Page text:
[From the 1/10 SFCV.org Music News]
Opera's heroes - Parsifal, Siegfried, Max, Calaf, Bunyan - are
powerful and decisive, but typically none too bright. San Francisco
Opera's new general manager and resident hero-to-be, David
Gockley, hits the ground running, swinging an imaginary Nothung,
but he also makes a lot of sense.
Over past decades, three of Gockley's predecessors were asked
repeatedly why San Francisco has no broadcasts or recording,
when smaller companies - such as Seattle or Gockley's Houston
Grand Opera - does. Ask the same question from Gockley, at his
very first news conference today, and there are no excuses of
"artist fees and unions." Instead, a simple and forceful promise:
"We will broadcast within a year. I am also setting up a
high-definition digital video studio to record and distribute
our work on websites, iPods, etc. Electronic media is the way
of the future - with the agreement of our union partners - and
what saves the art form... and jobs."
Decisiveness, of course, can also go the way not to everybody's
liking. Instead of hemming and hawing about yet another
postponement of the long-awaited production of Berlioz's "Les
Troyens," Gockley said - with regret but finality - that "budget
and casting difficulties" have forced him to cancel the project.
Gockley took over the job from Pamela Rosenberg only 10 days ago
officially, but at his press conference today, he announced a
new season, and a wealth of news that must have taken months or
years of work to prepare. "For long," he said, "it's been a dream
of mine to head up this company."
Besides the unexpected extension of the next season to 10
productions; the appointment of Francesca Zambello as artistic
adviser; details of an "American Ring" cycle coming here from
Washington National Opera; a world premiere by Philip Glass (with
Christopher Hampton, about Appomattox, due in 2007); and importing
key administrators besides retaining music director Donald
Runnicles and many top staff members; Gockley presented plans
for a season that's a curious and welcome phenomenon. In a very
short time, Gockley filled in and dressed up a meager season
left for him.
(The most visible - and welcome - "instant change" is doing away
with the company's sorry "wedge" logo, presenting instead a
radiant starburst, in the familiar image of the War Memorial's
Gockley explained the lines of responsibility, thanking Rosenberg
for stopping the planning process when the management change
became known. This way, he said, the season after next was left
"virtually clear," allowing Gockley to a free hand. In an already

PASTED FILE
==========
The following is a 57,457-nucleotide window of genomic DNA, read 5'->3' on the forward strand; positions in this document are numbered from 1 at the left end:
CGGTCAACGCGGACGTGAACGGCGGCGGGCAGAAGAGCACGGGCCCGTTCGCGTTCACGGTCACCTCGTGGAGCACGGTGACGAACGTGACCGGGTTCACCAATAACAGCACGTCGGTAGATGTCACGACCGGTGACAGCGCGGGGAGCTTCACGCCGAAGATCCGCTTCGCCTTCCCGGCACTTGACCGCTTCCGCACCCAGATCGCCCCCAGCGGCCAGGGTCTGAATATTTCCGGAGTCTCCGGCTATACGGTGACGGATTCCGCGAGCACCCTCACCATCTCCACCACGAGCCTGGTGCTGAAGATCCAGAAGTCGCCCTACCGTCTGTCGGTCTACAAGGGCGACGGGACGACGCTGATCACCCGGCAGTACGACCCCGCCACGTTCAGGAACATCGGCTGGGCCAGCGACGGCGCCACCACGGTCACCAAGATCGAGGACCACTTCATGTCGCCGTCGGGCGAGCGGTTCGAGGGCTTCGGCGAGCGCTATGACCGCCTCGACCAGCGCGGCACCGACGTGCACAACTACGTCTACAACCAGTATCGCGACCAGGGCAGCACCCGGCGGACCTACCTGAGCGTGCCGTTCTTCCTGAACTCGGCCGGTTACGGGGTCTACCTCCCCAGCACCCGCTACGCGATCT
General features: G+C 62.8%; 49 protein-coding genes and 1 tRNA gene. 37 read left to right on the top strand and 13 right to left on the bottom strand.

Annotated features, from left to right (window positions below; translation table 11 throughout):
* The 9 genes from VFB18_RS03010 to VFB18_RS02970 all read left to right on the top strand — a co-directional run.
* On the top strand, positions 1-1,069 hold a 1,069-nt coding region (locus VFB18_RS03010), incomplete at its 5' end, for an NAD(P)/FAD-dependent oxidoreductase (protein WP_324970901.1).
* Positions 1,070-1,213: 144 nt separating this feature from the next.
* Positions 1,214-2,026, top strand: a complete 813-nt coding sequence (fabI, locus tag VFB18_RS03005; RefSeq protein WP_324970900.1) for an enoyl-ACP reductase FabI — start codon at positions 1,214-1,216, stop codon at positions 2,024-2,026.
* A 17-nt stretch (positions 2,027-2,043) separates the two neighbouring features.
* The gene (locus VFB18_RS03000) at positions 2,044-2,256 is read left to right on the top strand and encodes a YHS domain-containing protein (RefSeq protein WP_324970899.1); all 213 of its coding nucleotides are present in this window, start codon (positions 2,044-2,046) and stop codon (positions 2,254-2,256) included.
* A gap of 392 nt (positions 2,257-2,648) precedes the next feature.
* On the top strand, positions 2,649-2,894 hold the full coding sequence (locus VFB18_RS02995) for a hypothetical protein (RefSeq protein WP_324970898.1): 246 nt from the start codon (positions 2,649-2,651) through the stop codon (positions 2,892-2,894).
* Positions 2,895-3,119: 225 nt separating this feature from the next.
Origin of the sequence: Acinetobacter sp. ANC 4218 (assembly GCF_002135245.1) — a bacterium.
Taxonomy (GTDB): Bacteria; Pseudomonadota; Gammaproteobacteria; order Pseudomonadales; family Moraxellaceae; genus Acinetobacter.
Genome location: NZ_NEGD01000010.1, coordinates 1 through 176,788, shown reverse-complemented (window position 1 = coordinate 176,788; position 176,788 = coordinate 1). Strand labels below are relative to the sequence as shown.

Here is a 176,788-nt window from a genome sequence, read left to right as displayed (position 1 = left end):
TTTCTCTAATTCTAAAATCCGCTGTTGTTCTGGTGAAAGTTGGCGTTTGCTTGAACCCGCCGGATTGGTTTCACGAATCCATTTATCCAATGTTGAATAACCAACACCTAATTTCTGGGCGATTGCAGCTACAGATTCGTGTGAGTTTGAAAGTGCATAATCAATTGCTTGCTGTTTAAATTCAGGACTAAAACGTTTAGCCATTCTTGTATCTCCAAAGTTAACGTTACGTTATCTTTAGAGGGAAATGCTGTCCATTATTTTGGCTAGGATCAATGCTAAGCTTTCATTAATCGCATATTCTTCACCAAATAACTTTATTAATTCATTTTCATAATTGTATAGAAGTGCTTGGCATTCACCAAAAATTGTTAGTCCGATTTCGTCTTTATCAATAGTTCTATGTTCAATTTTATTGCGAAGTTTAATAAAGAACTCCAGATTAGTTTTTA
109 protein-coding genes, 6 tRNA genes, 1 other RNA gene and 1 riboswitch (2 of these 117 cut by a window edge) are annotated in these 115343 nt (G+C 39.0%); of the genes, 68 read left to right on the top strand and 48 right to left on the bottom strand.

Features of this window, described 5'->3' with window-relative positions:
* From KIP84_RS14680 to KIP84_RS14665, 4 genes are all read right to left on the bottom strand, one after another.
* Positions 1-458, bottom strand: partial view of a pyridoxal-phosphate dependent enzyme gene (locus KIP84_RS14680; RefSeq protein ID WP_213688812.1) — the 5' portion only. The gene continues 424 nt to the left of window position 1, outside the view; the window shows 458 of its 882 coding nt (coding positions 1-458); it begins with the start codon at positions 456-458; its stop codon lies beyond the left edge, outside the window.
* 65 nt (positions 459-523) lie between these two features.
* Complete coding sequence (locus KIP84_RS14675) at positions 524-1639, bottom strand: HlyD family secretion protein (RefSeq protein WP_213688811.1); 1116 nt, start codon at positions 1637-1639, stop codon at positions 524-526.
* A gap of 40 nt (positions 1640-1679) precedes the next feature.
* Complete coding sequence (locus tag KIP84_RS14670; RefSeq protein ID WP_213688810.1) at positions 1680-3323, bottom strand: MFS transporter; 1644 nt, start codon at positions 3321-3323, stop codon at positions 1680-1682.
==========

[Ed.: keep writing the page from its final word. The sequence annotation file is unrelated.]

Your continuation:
surprising quick turnover (departing general directors usually
leave several seasons all set in stone), Gockley went on to
speculate openly about what may be in store in 2007-'08 and
after, naming titles in the categories of new works, early Verdi,
great Romantic pieces, American opera, plus, specifically, "Peter
Grimes" and "Die Tote Stadt."
In the more immediate future, the 84th San Francisco season will
run from Sept. 8 through July 1, 2007, presenting among principal
singers (in chronological order of productions) Deborah Voigt,
Marcus Haddock, Christine Goerke, Wolfgang Brendel, Paolo
Gavanelli, Christine Brewer, Allyson McHardy, John Osborn, Karita
Mattila, Marina Domashenko, Hadar Hale(c)vy, Marco Berti, Mariusz
Kwiecien, Hope Briggs, Soile Isokoski, Joyce DiDonato,
Graham. See below for the full season schedule.
In opera, casting is planned for years ahead, but rarely are
such plans revealed. Gockley, however, announced his intention
to engage for future productions such coveted singers as Marcelo
Alvarez, Stephanie Blythe, Natalie Dessay, Rene(c)e Fleming,
Juan Diego Fle"rez, Barbara Frittoli, Angela Gheorghiu, Marcello
Giordani, Thomas Hampson, Ben Heppner, Dmitri Hvorstovsky, Anna
Netrebko, Samuel Ramey, and Ramon Vargas.
Top staff appointments include that of Shane Gasbarra as director
of artistic and music administration, and of Drew Landmesser as
the Opera's new production director. Gasbarra held a similar
position with Gockley in Houston, Landmesser comes from the Lyric
Opera of Chicago.
San Francisco Opera 2006-'07 season
UN BALLO IN MASCHERA by Giuseppe Verdi
DIE FLEDERMAUS by Johann Strauss, Jr.
RIGOLETTO by Giuseppe Verdi
TRISTAN UND ISOLDE by Richard Wagner
THE BARBER OF SEVILLE by Gioacchino Rossini
MANON LESCAUT by Giacomo Puccini
CARMEN by Georges Bizet
DON GIOVANNI by Wolfgang Amadeus Mozart
DER ROSENKAVALIER by Richard Strauss
IPHIGENIE EN TAURIDE by Christoph Willibald Gluck
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